Moreove, since these very same conditions have been, more or less, with minor alteration, the default conditions on MNR, we should ask, and answer, what has occurred recently and dramatically within the space of a year, to make this issue a contributor to the general decline in rail operating safety?
I know, I know. Details are the obsession of the small-minded, but I was taught, bag of rocks that I was, by some very famous/infamous types, that the devil, the lord, all the saints, and your future as a railroad operating officer were all wrapped up in the details.
Which gets me to this: This report by FRA represents a giant step backward; a step back from not just what FRA has helped achieve since 1981, but moreover what the US railroads have actually accomplished since 1981. Specifically, the FRA report is built on the presumption, which it then repackages as a conclusion, that MNR sacrificed safety to on-time performance; that somehow MNR became obsessed with on-time performance to the point that it pushed aside all other considers; that there is a conflict, a point of mutual exclusion between performance and safety.
This is a fundamenally regressive evaluation by FRA. What the story of the "ascent" of MNR proved, what the story of the improvement of the entire rail industry, freight and passenger proves since 1981 is that you cannot have one without the other; you cannot improve your performance without improving your level of safe-train operations. Look a the data that FRA itself provides on safety. Look at the numbers the AAR, and many other sources, provide about revenue ton-miles per track mile; per employee hour; per train.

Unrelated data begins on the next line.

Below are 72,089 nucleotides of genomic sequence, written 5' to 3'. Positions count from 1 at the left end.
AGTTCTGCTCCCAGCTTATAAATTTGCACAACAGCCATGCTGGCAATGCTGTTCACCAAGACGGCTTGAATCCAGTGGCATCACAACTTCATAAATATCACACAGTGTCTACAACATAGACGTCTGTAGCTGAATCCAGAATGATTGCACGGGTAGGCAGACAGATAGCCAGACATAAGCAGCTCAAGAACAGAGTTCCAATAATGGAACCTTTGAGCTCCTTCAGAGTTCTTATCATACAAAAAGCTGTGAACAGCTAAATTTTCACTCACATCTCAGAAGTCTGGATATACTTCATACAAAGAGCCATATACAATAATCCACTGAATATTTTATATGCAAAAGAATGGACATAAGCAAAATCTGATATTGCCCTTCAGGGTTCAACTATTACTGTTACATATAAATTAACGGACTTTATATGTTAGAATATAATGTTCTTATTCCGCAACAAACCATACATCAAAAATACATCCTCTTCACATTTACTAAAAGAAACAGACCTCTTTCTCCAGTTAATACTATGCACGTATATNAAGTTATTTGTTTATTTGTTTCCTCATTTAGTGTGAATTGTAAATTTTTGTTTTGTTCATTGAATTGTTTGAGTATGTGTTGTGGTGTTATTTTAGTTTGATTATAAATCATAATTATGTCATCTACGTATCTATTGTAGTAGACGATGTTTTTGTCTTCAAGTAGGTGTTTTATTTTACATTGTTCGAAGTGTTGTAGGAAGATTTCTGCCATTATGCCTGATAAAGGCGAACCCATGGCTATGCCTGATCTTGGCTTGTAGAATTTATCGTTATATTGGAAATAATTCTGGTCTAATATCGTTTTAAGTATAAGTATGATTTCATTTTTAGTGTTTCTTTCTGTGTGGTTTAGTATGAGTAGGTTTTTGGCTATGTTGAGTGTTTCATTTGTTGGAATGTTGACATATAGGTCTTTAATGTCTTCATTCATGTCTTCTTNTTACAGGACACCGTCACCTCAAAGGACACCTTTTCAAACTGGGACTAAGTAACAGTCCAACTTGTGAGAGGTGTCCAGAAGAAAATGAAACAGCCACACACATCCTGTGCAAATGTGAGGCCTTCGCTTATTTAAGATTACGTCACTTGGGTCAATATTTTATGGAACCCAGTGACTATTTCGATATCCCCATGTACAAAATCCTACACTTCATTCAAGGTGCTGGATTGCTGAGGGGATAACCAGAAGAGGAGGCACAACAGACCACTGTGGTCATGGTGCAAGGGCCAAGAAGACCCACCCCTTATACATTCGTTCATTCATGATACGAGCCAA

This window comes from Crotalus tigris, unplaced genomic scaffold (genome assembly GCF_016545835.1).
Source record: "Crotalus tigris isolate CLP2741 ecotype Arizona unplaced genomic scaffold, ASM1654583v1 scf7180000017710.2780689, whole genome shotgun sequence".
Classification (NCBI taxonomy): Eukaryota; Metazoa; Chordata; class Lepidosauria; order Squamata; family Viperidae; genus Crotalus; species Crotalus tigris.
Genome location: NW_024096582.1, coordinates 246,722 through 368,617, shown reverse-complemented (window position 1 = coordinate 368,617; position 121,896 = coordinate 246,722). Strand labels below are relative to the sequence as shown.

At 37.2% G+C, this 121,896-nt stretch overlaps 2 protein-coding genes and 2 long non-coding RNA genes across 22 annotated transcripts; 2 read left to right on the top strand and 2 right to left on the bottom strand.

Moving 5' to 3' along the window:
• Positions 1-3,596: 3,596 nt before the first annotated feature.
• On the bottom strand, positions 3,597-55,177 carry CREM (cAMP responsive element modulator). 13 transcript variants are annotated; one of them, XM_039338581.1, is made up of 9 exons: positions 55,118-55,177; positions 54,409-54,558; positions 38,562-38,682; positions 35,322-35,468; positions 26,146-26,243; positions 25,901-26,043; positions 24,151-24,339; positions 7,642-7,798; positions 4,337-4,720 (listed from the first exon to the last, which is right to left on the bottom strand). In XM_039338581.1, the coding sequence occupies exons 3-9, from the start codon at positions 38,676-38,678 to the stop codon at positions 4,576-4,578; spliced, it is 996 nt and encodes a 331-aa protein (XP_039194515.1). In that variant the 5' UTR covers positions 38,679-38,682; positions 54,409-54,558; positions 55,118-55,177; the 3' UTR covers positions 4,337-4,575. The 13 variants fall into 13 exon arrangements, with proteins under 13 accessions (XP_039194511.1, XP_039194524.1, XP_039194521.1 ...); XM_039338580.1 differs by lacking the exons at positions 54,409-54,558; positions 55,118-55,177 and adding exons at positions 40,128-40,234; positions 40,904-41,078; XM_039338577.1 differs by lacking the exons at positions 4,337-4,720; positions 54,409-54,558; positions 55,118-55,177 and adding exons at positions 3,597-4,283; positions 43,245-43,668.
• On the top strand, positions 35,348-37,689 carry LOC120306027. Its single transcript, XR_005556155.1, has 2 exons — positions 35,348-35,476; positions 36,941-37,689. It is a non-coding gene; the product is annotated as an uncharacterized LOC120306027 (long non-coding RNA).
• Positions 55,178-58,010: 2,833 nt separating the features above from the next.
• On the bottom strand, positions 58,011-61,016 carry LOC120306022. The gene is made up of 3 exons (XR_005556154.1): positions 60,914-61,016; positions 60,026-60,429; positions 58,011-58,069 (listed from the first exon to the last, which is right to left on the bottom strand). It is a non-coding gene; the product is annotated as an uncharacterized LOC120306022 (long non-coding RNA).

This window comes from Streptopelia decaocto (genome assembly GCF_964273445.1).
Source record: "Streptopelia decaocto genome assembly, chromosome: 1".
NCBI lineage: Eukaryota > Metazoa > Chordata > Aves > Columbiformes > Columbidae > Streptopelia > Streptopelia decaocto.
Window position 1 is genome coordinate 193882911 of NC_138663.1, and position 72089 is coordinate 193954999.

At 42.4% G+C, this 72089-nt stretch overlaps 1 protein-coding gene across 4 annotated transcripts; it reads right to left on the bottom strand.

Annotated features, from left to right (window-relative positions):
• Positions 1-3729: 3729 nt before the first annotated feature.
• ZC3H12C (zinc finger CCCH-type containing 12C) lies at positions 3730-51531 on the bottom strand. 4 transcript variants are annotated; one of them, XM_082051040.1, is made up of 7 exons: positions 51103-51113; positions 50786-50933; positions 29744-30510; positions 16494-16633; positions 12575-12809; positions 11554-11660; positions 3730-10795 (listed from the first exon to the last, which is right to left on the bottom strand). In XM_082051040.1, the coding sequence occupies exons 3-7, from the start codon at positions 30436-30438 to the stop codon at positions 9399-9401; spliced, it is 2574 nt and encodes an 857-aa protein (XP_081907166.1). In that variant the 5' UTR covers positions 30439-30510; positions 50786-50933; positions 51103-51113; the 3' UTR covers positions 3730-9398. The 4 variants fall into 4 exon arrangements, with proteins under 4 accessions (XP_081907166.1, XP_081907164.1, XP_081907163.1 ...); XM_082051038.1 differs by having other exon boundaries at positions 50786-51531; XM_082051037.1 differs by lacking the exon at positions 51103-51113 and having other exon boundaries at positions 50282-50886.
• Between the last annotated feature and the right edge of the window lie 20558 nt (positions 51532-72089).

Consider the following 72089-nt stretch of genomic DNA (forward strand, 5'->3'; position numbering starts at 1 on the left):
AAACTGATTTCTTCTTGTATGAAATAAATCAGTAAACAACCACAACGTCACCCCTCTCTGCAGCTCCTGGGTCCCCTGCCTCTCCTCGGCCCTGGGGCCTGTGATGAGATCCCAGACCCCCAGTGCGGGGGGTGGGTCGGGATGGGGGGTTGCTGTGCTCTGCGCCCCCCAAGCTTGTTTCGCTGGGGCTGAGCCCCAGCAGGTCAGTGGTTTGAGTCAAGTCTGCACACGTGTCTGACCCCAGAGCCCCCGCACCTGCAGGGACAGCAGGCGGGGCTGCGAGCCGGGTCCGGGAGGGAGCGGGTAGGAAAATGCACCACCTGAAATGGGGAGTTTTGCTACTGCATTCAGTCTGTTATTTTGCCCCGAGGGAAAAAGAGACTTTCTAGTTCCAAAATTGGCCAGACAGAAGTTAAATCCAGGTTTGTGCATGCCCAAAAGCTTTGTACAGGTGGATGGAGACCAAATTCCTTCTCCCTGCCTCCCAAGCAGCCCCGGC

Performance is what rail service, passenger and freight are selling. Performance is the product, the only product a railroad has to sell, as in "We will transport you or your automobiles, or your grain from point A to point B at the times we advertise we will do it, and we can do it without damaging you, or your automobiles, or your grain." Our business is just that simple.....and just that demanding.
MNR may have failed to meet that demand, and the evidence certainly indicates it did, but it did not do so because it valued one, performance over the other, safety.
March 19, 2014